Back to Basics: Homemade Soaps
By: Kiersteni Clark
I have always loved hearing stories about my great-grandparents and their way of life in the mountains of Kentucky. One antidote my grandmother and I were recently discussing was how my granny would make her own soap. She would grab a big black kettle and set it over a fire and add her soap ingredients including lye and whatever grease she had leftover from cooking in the kitchen. Granny would just cut the soap directly in her black kettle, so her bars were not in perfect rectangles. Her soaps were not in the shape of fancy molds, or have flavors or colors added. It was just basic soap that it did as it was intended. Back to Basics: Homemade Soaps
We have gotten so far away from that simplicity, to the point we are doing more harm than good. In a recent statistic, it showed that the top three best selling brands of bar soap were Dove, Dial, and Irish Spring (U.S. Population: Which Brands of Bar Soap do You Use the Most Often, September 2017). According to the Environmental Working Group’s Skin Deep Cosmetic Data Base, each of those soaps is considered to have ingredients that pose a moderate hazard to one’s health (EWG, July, 2018). As the general public is becoming more aware of these health hazards, homemade soap making is seeing a rise in popularity once again.
There are three main styles of homemade soap making which include melt and pour, cold process, and hot process. Melt and pour soap making consists of using a premade soap base that can be purchased. The benefits of this form of soap making are that it is very simple and you can still be creative with your fragrances and coloring (Jones, 2011). Cold process soap making is called such because the only heating required is to melt the lye and any other solid fats required for the recipe. One benefit to the cold process method is one has complete control over the ingredients placed in the soap. A second benefit is that it is more economical than hot process soaps (Jones, 2011). Hot process soaps consist of the entire soap mixture being cooked before it is placed in a mold. It also does not require as long of a curing time as cold process soaps. One major benefit of the hot process method is that lye is completely neutralized prior to adding essential oils thus reducing their evaporation rate and allowing more therapeutic properties to be enjoyed (Jones, 2011).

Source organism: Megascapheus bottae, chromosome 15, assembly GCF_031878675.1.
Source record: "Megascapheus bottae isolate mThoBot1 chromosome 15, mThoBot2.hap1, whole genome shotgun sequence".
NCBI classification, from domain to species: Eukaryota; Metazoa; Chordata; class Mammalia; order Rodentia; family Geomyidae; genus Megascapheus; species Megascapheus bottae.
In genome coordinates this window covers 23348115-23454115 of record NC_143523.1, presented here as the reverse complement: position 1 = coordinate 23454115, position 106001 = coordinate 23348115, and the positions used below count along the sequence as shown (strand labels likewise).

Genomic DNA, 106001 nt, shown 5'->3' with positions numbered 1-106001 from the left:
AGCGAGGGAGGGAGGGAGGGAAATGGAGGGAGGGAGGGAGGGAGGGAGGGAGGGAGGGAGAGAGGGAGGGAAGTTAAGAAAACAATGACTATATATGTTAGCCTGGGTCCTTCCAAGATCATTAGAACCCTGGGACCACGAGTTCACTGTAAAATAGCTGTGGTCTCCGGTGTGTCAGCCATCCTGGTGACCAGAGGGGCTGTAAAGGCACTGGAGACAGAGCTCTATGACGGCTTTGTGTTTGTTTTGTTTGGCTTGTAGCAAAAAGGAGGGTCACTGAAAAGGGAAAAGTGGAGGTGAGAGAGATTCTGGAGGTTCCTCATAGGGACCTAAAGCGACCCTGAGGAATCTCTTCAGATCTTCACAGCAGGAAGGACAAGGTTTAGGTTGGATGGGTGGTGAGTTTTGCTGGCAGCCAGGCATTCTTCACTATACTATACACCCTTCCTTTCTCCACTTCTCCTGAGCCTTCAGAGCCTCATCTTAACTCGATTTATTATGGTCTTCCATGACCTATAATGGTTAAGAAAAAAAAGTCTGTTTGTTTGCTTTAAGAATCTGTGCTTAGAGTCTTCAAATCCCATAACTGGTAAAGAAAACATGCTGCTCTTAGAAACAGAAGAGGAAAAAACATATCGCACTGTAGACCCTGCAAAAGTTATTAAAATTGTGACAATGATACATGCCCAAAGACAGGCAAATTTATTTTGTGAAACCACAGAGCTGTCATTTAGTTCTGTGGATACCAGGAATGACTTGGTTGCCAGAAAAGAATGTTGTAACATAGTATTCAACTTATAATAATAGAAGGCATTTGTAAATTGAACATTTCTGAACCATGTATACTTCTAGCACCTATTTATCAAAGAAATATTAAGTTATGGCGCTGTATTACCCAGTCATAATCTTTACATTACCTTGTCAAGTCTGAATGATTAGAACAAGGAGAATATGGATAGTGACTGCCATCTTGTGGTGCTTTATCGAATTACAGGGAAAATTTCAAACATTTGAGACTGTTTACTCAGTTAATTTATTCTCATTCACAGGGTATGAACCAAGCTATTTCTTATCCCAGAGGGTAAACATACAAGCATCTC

Regardless of the homemade soap making process one chooses, the main point is avoiding the harmful ingredients found in the majority of store bought brands. Not only are people making a healthier life choice in making their own soaps, but they are returning to their roots and how people once did things. A time when people made their own functional products that served the purpose they were intended to serve.
Environmental Working Group. (2018). Dial Glycerin Bar Soap, Cranberry & Anti-Oxident. Retrieved on July 1, 2018 from https://www.ewg.org/skindeep/product/677047/Dial_Glycerin_Bar_Soap%2C_Cranberry _%26_Anti-Oxident/#.Wzkbk9VKjIU.
Environmental Working Group. (2018). Dove Beauty Bar Gentle Exfoliating Soap. Retrieved on July 1, 2018 from https://www.ewg.org/skindeep/product/677152/Dove_Beauty_Bar_Gentle_Exfoliating_S oap/#.Wzka7tVKjIU.
Environmental Working Group. (2018). Irish Spring Signature Hydrating Bar Soap. Retrieved on July 1, 2018 from https://www.ewg.org/skindeep/product/679564/Irish_Spring_Signature_Hydrating_Bar_ Soap%2C_6_oz/#.Wzkb7tVKjIU.
Jones, Marlene. (2011). The Complete Guide to Creating Oils, Soaps, Creams, and Herbal Gels for Your Mind and Body. Ocala, Florida: Atlantic Publishing Group, Inc.
U.S. Population: Which Brands of Bar Soap do You Use the Most Often. (September 2017.) Retrieved on July 1, 2018 from https://www.statista.com/statistics/275244/us- households-most-used-brands-of-bar-soap/.
Back to Basics: Homemade Soaps
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